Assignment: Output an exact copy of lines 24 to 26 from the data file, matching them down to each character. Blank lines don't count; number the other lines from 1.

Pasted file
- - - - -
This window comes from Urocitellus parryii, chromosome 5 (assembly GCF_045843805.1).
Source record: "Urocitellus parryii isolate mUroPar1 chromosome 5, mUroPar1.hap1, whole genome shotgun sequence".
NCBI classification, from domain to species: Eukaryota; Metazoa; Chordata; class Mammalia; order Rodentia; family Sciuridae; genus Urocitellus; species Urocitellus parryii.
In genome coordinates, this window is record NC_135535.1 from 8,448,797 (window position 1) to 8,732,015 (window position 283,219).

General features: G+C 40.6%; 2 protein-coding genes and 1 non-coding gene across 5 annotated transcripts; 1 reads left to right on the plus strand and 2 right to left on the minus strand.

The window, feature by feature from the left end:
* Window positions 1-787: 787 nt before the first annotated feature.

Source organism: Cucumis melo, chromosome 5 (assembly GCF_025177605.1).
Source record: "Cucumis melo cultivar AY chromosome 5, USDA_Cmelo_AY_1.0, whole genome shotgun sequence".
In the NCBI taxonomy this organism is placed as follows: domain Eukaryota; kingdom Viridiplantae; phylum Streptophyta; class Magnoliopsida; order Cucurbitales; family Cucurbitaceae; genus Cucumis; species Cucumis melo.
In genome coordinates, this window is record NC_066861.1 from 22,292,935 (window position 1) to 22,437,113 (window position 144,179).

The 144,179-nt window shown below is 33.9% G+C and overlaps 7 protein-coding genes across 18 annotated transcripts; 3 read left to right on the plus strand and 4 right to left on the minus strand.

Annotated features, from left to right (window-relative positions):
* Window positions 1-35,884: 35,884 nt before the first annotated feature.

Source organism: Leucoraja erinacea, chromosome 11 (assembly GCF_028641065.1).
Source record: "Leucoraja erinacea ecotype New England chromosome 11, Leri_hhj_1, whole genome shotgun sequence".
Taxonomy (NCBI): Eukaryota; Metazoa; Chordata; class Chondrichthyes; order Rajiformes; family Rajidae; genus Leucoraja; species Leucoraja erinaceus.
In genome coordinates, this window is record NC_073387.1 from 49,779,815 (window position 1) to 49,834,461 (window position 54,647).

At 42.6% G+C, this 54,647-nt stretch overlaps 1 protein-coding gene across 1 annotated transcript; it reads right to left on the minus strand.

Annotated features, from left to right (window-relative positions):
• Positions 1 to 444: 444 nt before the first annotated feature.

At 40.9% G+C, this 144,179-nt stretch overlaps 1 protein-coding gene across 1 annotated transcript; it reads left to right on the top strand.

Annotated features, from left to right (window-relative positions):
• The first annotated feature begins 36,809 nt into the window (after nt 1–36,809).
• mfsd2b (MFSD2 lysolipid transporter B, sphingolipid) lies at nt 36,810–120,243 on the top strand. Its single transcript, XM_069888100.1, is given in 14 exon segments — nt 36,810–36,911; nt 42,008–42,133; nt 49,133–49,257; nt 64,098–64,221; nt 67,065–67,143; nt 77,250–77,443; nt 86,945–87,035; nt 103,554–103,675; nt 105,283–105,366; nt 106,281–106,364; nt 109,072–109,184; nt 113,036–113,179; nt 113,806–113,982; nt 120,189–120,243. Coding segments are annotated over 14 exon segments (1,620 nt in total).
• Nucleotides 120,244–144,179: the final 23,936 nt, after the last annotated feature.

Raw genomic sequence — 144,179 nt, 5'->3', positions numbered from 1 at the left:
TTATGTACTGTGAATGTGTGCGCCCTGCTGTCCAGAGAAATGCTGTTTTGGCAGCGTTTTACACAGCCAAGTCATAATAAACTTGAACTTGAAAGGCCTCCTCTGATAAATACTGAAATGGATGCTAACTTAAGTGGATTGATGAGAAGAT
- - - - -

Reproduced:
• The first annotated feature begins 36,809 nt into the window (after nt 1–36,809).
• mfsd2b (MFSD2 lysolipid transporter B, sphingolipid) lies at nt 36,810–120,243 on the top strand. Its single transcript, XM_069888100.1, is given in 14 exon segments — nt 36,810–36,911; nt 42,008–42,133; nt 49,133–49,257; nt 64,098–64,221; nt 67,065–67,143; nt 77,250–77,443; nt 86,945–87,035; nt 103,554–103,675; nt 105,283–105,366; nt 106,281–106,364; nt 109,072–109,184; nt 113,036–113,179; nt 113,806–113,982; nt 120,189–120,243. Coding segments are annotated over 14 exon segments (1,620 nt in total).
• Nucleotides 120,244–144,179: the final 23,936 nt, after the last annotated feature.